Dujon scored four test centuries, averaged over 30 when that was unusual for a wicketkeeper (and generally made his runs when they were badly needed) and was an excellent keeper standing back to the fast bowlers. There is no way of knowing how we would have handled keeping to top class spinners, as the only person picked as a front-line spinner by the West Indies during his time as keeper was Roger Harper (who was also a fine middle-order batter and one of the greatest fielders the game had ever seen), but the fact that I have named in this XI rather than holding him back for the XI featuring a quartet of West Indies quicks tells you what I think – he would have been as good keeping to spinners as he was keeping to quicks.
NEXT IN THIS SERIES
We cover the bowlers from this Third XI and introduce the Fourth XI in batting order.
A continuation of my “100 cricketers series”, with links to three important petitions – if you are able please sign and share them.
Welcome to the latest post in my “100 cricketers” series, in which I deal with the remaining specialist batters from my second XI. My most recent post in the series dealt with the all-rounders so as to tie in with International Women’s Day. After the cricket part of the post there will be some photographs, and then some links to petitions that I am suffiiciently concerned about to share on this blog. The next post in this series will feature the bowlers from second XI and introduce the third XI in batting order.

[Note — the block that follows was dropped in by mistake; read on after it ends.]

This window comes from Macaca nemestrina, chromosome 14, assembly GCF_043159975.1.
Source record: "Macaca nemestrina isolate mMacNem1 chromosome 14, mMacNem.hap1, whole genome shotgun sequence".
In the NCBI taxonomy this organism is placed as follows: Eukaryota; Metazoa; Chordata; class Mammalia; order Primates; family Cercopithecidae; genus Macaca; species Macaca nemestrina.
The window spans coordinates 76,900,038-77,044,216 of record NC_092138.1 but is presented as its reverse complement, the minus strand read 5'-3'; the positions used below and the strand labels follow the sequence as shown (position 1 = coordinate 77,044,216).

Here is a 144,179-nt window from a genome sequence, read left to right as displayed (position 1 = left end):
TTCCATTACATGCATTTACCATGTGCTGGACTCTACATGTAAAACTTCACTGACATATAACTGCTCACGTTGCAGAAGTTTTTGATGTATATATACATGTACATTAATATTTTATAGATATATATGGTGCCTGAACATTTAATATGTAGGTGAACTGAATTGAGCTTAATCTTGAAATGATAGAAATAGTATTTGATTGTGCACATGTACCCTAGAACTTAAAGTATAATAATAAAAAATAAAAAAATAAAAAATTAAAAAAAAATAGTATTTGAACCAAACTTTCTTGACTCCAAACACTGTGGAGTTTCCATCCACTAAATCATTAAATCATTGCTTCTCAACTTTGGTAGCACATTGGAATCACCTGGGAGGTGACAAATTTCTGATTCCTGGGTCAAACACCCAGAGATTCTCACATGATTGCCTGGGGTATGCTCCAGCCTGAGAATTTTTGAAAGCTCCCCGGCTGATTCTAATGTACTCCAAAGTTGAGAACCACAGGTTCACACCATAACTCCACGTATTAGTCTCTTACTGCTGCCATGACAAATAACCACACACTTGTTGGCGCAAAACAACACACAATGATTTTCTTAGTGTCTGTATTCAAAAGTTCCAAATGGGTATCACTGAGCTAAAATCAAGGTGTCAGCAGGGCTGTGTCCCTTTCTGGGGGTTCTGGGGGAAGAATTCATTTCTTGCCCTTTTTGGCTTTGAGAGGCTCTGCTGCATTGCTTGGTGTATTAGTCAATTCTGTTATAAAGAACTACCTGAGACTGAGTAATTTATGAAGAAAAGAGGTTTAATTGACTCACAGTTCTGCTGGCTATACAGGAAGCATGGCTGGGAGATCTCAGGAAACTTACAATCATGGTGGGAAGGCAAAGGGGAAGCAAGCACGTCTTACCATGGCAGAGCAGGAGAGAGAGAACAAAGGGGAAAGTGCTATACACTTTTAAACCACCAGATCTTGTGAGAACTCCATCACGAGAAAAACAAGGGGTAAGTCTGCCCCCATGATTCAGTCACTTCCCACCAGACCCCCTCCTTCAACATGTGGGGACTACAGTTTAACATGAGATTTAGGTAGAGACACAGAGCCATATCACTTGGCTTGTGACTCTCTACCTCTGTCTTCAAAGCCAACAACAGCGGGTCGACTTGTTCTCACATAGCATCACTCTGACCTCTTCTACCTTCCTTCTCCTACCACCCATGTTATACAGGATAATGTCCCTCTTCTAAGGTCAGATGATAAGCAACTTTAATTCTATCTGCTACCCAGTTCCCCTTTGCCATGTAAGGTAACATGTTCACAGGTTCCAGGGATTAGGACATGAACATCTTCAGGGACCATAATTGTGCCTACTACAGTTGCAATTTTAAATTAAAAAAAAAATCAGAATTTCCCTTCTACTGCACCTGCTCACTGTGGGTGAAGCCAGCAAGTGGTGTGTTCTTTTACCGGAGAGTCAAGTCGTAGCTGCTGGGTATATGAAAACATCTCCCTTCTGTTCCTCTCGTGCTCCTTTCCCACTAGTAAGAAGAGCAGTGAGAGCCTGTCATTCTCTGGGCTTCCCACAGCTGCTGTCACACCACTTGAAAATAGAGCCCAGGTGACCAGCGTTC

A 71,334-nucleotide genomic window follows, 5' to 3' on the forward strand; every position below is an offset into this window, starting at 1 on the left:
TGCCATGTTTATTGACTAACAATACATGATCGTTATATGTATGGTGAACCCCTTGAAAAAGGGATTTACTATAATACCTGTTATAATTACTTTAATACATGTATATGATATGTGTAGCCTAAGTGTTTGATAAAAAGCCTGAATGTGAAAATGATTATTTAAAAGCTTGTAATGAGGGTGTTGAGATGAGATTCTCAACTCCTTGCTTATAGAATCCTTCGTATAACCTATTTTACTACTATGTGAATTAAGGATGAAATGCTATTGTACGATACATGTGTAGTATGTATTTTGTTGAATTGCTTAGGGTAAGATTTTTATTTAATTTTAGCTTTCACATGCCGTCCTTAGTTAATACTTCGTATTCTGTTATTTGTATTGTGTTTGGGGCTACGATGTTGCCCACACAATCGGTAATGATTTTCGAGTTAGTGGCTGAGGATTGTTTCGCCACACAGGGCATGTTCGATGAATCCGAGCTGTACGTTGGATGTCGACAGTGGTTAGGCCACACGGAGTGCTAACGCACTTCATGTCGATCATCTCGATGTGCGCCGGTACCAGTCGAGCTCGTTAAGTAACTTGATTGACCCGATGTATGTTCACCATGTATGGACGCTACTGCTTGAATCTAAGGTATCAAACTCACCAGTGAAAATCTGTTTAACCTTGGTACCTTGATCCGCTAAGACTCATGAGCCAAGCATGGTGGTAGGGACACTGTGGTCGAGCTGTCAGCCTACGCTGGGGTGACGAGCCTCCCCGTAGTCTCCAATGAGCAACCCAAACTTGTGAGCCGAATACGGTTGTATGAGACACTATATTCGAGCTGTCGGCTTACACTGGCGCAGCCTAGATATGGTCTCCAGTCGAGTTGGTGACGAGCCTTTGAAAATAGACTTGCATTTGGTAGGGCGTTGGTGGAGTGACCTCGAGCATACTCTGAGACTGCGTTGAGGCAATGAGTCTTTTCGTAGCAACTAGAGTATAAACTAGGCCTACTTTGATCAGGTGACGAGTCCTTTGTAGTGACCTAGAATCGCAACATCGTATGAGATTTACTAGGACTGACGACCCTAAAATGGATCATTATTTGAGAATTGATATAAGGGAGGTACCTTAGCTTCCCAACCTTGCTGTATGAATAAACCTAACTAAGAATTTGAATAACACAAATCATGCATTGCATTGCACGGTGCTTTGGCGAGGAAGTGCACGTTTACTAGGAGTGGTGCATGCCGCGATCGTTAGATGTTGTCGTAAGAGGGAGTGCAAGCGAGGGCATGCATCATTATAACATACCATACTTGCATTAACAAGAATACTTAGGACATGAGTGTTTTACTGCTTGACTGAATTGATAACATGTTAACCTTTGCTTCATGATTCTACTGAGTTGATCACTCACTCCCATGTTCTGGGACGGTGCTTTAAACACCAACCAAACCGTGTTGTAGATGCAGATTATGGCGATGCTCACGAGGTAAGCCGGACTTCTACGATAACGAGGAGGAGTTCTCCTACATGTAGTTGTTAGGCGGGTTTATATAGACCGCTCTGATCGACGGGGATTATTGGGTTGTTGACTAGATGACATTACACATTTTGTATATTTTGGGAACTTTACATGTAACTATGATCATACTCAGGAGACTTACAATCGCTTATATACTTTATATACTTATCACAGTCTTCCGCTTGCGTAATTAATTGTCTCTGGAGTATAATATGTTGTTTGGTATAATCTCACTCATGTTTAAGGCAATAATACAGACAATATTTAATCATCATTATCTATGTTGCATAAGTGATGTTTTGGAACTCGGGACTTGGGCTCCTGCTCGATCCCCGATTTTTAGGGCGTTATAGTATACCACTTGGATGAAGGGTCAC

I first saw Sachin Tendulkar as a teenager in the 1990 series in England, in the course of which he racked up a century. He also took an amazing catch in that series, making a lot of ground before holding on to the chance.
His amazing subsequent career is well documented. The greatest batter in the history of cricket, Sir Donald Bradman, publicly rated Tendulkar as being, along with Brian Lara, the best of the moderns, and also noted similarities between himself and Tendulkar, his attention having been drawn to them by Lady Bradman, while they were watching him on television.
At the moment Tendulkar is the only person to have scored 100 international hundreds. As a a testament to his longevity he also stands alone in having played 200 test matches. 463 ODI appearances and a T20 in addition mean that approximately four years of his life have been spent in international cricket action.
Although cross-era comparisons are generally invidious (Bradman’s colossal – 40 runs per innings – margin of superiority over the rest making him an exception) I feel sure that Tendulkar would have had had an outstanding record whatever era he had been born into and whichever kind of bowling he had had encountered.
An outstanding captain of Australia over many years, and a great left-handed batter whose career had two distinct portions.
For the first decade of his long international career Australia were a struggling outfit. He started in the 1978-9 Ashes series, won 5-1 by Mike Brearley’s England, and it was not until their unexpected triumph in the 1987-8 World Cup that things really started going right for Australia. In these circumstances Border was very often battling to save his side from defeat, and many of his innings were through sheer force of circumstance defensive in nature, batting as long as possible.
In the latter years of his career when he was finally in charge of a strong, confident side he showed that given the opportunity he had plenty of strokes and was willing to play them – in all of his last three Ashes series (1989, won 4-0 by Australia and would have been 6-0 but for major rain interruptions in the other two matches, 1990-1 and 1993 he batted in attacking fashion at every opportunity).
Of the four long-serving Australian captains of my lifetime I rate Border a very clear first – looking at their records in this specific role we have:
Allan Border – took over a weak, struggling side that had little idea of how to win, and left for his successor a side who were by then acknowledged as the best in the world.
MarkTaylor – took over from Border and maintained Australia’s position at the top of the cricket world.